"We're seeing more and more building over the [Rathdrum] Prairie and sure, it's going to be a concern as more building goes on," notes Beutler.
Some regional leaders, particularly those in Spokane County, say being cautious now, not later, is a smarter growth management philosophy. The Inlander's "Border Crossing" (2/26/04) took a look at the growth patterns of both Spokane and Kootenai counties. One major theme involved the two counties' different philosophies of growth management.
"What's expedient in the short term may not be the best long-term solution," Jon Eliassen, president of the Spokane Economic Development Council told us. "How we manage our environment is the single most important aspect for the future of development. Communities have to think in this way. Sure, it's great now, but what's going to be the best thing 10, 20 years from now?"
But Beutler says management and infrastructure evolve naturally based on need.
"What comes first, infrastructure or growth? Usually growth, and we have room to grow in [Kootenai] County," he claims.
Whether people moving into the Coeur d'Alene area know that the lake is part of a Superfund site that the EPA has said will take more than $300 million to clean up, and whether new Sandpoint transplants are conscious of the ongoing struggle to keep the proposed Rock Creek Mine out of the Cabinet Mountains in Montana because of claims that it will pollute Lake Pend Oreille, is hard to say. Despite the environmental concerns, people are still flocking to the area based on the opportunities for outdoor recreation and the beautiful scenery.
"There are government agencies that are supposed to monitor [the effects of the Rock Creek Mine]," says Williams with the Sandpoint EDC. "I rely on them to do their job. No, the EDC and the environmentalists opposing the Rock Creek Mine are not connecting. The EDC has not looked at the studies showing [the potential for pollution] in the lake."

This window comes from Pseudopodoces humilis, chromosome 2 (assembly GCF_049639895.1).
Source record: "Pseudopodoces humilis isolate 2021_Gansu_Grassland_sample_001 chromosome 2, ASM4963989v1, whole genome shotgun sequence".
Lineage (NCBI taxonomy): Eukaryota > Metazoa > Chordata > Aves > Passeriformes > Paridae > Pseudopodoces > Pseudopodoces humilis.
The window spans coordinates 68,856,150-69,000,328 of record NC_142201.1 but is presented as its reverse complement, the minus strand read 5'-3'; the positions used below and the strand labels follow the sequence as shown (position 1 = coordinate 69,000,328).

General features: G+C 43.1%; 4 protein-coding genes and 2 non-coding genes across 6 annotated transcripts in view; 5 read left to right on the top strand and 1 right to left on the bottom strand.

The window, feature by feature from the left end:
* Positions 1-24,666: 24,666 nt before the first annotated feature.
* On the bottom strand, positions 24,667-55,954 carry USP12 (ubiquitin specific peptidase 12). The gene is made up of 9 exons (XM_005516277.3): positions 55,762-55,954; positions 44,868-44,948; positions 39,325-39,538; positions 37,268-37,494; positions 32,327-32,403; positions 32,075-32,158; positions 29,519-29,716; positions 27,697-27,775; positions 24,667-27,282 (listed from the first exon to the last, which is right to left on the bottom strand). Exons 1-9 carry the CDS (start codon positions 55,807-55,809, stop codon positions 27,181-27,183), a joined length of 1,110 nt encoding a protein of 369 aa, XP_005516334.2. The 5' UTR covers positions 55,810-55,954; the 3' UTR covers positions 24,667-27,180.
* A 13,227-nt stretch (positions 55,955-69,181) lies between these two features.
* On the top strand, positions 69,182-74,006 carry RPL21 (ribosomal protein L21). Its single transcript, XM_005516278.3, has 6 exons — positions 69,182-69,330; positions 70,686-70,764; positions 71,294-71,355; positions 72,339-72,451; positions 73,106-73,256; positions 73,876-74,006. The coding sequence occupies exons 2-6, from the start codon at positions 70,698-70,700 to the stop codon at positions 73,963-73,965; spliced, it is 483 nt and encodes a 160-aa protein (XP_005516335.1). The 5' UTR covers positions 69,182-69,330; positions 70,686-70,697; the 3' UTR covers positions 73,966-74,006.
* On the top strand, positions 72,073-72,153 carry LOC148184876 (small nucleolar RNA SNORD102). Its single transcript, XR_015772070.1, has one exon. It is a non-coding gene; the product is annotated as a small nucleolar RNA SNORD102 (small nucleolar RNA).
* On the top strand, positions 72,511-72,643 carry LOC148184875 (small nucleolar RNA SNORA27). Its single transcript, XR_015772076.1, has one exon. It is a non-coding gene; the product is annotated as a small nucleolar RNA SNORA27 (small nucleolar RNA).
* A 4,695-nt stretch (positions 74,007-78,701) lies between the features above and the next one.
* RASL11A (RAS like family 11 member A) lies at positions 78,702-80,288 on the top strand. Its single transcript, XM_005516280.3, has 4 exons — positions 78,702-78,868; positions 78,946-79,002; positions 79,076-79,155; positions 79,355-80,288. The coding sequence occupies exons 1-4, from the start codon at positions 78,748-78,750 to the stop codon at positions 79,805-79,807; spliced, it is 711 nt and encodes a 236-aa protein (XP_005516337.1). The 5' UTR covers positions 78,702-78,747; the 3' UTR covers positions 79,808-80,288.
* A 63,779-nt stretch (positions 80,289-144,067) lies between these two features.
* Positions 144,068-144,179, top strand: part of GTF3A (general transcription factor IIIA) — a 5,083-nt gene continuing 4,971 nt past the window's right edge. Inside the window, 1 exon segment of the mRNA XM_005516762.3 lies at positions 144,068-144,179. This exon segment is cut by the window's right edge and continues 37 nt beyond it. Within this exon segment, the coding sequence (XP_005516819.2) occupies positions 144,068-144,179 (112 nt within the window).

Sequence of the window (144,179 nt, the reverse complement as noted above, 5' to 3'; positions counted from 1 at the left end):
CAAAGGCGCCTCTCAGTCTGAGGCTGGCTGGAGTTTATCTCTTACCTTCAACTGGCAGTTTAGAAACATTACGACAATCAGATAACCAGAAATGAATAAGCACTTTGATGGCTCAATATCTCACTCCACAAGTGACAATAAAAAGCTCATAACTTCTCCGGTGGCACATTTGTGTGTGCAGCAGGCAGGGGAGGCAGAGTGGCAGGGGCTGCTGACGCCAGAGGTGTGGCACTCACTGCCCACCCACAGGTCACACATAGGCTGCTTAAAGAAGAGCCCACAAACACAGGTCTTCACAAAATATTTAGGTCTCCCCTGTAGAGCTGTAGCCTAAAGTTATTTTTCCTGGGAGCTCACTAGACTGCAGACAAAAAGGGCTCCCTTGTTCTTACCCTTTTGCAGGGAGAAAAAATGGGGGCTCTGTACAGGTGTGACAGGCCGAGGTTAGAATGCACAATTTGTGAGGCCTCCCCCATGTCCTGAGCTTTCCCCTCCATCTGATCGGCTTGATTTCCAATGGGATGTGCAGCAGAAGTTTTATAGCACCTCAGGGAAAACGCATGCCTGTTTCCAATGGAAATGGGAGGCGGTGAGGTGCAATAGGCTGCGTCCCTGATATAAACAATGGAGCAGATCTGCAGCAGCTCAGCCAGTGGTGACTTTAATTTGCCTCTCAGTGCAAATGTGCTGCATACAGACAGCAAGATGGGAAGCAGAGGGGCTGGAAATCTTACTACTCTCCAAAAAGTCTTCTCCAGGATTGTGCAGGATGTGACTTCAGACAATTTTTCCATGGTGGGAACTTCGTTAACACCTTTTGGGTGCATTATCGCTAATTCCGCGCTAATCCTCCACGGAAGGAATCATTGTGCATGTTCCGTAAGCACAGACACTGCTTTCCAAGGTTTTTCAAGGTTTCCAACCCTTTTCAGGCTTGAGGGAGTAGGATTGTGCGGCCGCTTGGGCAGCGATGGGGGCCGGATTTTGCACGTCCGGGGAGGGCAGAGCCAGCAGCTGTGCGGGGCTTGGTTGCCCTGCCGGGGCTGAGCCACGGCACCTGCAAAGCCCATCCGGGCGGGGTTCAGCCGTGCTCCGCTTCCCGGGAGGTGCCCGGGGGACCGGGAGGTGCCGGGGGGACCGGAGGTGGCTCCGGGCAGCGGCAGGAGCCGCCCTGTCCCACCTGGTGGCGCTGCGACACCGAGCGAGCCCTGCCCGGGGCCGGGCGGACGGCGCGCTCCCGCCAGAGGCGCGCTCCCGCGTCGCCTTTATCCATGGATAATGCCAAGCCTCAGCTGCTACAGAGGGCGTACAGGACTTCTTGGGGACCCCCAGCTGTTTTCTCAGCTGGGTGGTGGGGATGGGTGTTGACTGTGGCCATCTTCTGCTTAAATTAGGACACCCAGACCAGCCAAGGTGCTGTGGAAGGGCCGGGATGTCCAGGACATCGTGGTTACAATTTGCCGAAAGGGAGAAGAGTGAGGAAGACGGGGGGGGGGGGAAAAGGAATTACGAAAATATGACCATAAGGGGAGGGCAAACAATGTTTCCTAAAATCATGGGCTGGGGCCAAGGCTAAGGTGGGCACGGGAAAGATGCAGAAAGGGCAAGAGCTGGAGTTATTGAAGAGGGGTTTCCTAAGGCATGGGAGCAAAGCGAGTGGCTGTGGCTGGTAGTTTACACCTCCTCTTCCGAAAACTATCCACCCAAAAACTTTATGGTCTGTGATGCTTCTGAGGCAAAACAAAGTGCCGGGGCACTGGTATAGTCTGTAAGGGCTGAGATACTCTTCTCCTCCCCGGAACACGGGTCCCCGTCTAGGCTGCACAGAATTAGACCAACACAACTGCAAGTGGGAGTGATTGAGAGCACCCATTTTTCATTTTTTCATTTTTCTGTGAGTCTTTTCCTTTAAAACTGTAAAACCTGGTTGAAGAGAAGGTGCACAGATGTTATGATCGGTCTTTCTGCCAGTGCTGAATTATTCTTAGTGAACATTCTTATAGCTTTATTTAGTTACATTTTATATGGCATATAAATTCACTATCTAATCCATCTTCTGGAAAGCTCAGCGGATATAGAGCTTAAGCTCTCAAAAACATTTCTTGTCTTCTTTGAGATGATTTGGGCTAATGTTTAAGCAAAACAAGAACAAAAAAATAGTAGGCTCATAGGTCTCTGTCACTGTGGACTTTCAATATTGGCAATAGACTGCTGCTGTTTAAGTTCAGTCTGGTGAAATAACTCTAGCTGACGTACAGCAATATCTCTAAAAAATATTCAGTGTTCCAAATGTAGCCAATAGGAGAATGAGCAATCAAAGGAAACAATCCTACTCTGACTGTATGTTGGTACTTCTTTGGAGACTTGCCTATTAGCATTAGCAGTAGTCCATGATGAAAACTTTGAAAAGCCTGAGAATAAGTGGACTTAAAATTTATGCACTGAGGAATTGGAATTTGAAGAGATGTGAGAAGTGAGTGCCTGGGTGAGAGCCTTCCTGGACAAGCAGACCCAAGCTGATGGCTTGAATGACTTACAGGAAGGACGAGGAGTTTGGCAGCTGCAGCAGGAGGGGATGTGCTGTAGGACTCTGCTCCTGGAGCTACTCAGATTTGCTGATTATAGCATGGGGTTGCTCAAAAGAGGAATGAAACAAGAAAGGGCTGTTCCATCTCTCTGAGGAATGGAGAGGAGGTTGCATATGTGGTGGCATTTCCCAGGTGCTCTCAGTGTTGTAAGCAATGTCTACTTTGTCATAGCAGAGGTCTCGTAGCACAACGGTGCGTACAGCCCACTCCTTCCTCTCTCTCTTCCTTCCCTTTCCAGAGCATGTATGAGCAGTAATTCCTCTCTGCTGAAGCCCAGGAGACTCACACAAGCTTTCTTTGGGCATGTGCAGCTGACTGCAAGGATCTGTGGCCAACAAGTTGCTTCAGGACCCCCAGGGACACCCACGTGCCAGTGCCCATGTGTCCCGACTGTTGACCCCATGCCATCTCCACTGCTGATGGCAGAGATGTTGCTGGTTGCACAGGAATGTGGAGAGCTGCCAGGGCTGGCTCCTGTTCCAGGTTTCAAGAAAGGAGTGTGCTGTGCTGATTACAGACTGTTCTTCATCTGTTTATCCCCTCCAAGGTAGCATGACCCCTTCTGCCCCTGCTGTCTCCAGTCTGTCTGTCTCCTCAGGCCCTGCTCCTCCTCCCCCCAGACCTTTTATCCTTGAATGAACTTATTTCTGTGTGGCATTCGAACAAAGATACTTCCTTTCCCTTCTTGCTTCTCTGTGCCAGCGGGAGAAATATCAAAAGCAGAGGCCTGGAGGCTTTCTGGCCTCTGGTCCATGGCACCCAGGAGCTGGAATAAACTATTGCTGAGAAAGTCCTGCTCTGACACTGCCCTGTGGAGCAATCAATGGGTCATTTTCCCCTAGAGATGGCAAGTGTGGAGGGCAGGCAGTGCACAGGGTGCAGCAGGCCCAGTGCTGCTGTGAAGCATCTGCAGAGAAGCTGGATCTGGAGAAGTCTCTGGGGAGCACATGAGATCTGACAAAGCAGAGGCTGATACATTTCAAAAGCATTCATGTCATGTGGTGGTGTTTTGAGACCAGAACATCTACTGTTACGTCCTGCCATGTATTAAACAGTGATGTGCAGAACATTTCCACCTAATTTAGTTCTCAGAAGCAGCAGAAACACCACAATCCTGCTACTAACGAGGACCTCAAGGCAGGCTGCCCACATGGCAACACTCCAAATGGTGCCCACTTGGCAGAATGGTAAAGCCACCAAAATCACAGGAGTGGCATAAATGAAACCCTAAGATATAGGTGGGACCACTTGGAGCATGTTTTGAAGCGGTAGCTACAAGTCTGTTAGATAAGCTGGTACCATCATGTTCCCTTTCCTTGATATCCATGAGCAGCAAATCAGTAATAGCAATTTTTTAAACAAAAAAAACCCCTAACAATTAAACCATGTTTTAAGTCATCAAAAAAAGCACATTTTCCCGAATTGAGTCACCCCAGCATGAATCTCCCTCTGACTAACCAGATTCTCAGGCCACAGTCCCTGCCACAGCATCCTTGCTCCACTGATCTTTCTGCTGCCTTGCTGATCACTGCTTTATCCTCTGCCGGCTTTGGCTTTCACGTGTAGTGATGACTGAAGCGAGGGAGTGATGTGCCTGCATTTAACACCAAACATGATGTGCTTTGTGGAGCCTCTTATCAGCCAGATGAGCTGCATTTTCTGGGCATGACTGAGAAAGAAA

Jackson-Heim says Sandpoint's leaders are being proactive in some ways, but that part of what draws people to North Idaho is the lack of government-controlled development and the openness to unrestrained growth.
"North Idaho is one of the last bastions of the free market -- I mean the true free market," she explains. "People are less inclined to legislate that here than in other places. That doesn't mean they don't think about these issues, but it's definitely not as [much].
"This community is showing foresight that a lot of people can't see," she adds. "They're ahead of the game. It's easier to think about it ahead of time than to wait until it's a huge issue and retrofit the area."
When asked if Sandpoint is looking into managed growth 20 to 50 years down the road, Williams, with Sandpoint's EDC, says no.
"We're still a small town. We're a long way away. We don't have subdivisions going in; I don't see tract housing, urban sprawl or five-acre parcels."
As for whether developers and leaders have come to any cohesive growth philosophy: "Absolutely not," Jackson-Heim says. "There are a lot of [smart-growth, green-growth] theories out there. I can tell you, it doesn't work. Things tend to happen that the market will bear, in this community in North Idaho in particular. Really, with the infrastructure there's only so much you can do. That in itself regulates growth."
Though urban sprawl hasn't crawled into Sandpoint yet, it's certainly made its way just a few miles south; both Post Falls and Hayden have erupted in surface parking lots, big-box stores and traffic jams -- looking a lot like the places that the new residents left behind.
"I don't like what I'm seeing in the Post Falls area," says Wahlin, the residential contractor and Minnesota transplant in Sandpoint. "There are just fields of houses going up."
North Idaho is no stranger to boom-and-bust cycles -- in fact, its history has been defined by such cycles related to silver mining and timber harvesting. Investors have come in and made money off the region and left economic depression and environmental messes behind when markets shift. The region's move toward a more tourist-based economy, centered on places like the Coeur d'Alene Resort and Schweitzer, was calculated to insulate the region from such wild ups and downs. Still, now that the region is being discovered again, some fear it's in another such cycle, with real estate replacing silver as the commodity in demand. But boom times are always intoxicating, and despite the history of the Panhandle, "smart growth" isn't something many North Idaho leaders are willing to go out on a limb to define.
"The way I look at development and growth is that it needs to be done right," Wahlin says. "I love people, and growth is a natural thing. As long as there's care to make sure it's done properly, it's good."
Comments? E-mail [email protected]
Publication date: 05/13/04